When a would–be writer brandishing a bad novel accosts literary agent Jo Donovan, she writes it off as just another occupational hazard. A ridiculous figure in trench coat and fedora (Jo calls him Sam Spade, a nickname he readily accepts), he’d been rejected by the agency but persists in believing he’s destined to be a great writer and that Jo will be his muse. Scary, yes, but well within the realm of failedwriter madness. But when her agency and writers fall prey to vicious pranks, Jo senses something far more sinister than your run–of–the–mill egomaniac.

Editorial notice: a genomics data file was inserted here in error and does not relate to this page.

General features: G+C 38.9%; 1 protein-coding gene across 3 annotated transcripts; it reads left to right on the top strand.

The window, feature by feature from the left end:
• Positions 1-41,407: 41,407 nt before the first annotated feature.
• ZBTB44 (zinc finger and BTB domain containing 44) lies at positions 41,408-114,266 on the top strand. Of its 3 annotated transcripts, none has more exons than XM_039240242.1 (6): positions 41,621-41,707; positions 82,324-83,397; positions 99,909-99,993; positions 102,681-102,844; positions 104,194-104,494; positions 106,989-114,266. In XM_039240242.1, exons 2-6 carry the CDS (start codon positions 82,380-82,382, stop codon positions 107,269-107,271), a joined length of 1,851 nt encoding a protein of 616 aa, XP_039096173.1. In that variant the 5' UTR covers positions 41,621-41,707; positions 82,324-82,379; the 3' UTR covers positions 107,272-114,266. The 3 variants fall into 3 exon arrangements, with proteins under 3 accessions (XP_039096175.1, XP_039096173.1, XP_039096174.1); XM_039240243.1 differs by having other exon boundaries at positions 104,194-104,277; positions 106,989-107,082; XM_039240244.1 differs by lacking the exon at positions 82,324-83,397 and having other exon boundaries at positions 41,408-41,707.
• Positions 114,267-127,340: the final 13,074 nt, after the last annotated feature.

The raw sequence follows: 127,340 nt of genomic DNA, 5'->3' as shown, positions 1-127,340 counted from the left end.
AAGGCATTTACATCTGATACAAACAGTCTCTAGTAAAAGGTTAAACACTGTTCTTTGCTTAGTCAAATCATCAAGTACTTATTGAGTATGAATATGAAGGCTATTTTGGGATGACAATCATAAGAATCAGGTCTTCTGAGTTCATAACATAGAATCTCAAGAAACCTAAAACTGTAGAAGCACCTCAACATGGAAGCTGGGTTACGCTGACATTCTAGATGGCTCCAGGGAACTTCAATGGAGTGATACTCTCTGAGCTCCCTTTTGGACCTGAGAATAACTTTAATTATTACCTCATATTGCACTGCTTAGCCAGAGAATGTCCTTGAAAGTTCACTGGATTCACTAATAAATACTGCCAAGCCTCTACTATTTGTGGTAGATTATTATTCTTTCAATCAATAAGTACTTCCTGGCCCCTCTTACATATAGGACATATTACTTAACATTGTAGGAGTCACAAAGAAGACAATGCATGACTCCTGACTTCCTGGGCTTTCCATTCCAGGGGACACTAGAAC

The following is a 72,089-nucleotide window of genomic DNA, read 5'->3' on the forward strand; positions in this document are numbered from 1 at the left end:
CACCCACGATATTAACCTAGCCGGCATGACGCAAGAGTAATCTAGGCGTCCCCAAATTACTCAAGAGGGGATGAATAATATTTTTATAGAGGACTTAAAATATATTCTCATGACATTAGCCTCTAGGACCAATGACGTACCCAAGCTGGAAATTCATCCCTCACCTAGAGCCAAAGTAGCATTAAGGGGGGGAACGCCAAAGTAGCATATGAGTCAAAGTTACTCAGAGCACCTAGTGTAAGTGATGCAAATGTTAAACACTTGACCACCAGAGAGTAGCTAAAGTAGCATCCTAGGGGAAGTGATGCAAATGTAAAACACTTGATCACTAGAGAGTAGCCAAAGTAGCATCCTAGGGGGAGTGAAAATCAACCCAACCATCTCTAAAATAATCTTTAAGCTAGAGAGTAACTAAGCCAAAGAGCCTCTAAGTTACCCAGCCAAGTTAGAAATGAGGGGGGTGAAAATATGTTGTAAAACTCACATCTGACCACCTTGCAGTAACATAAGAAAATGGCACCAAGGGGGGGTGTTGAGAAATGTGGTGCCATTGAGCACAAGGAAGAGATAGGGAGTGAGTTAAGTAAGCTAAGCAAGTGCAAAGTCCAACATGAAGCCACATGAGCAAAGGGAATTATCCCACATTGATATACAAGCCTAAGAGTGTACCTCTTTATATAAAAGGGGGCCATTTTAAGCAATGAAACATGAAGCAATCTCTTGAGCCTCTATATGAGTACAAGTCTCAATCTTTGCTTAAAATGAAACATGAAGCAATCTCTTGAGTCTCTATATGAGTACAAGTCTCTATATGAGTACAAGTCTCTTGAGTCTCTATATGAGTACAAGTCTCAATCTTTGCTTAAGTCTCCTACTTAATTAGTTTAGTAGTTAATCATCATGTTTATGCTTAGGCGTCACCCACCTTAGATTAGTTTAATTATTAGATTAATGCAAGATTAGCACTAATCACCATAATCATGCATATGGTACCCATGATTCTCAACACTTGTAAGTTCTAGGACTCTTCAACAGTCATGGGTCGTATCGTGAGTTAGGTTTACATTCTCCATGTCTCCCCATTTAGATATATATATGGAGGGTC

These attacks are accompanied by an implicit and repeated threat --- “Can you hear me now?” The police are called in, including detective Tommy Cullen, whom Jo had dated --- and dumped --- years before. With little evidence to work with, everyone is a suspect. Jo carries on bravely, minimizing the danger to herself, until a dear friend turns up dead.
As the police waste precious time investigating Jo herself, the real criminal remains at large, and Jo fears more of her friends may be in danger. Her staff and her writers rally around her, offering support and protection, but the tension is inescapable as the novel races to its dramatic conclusion.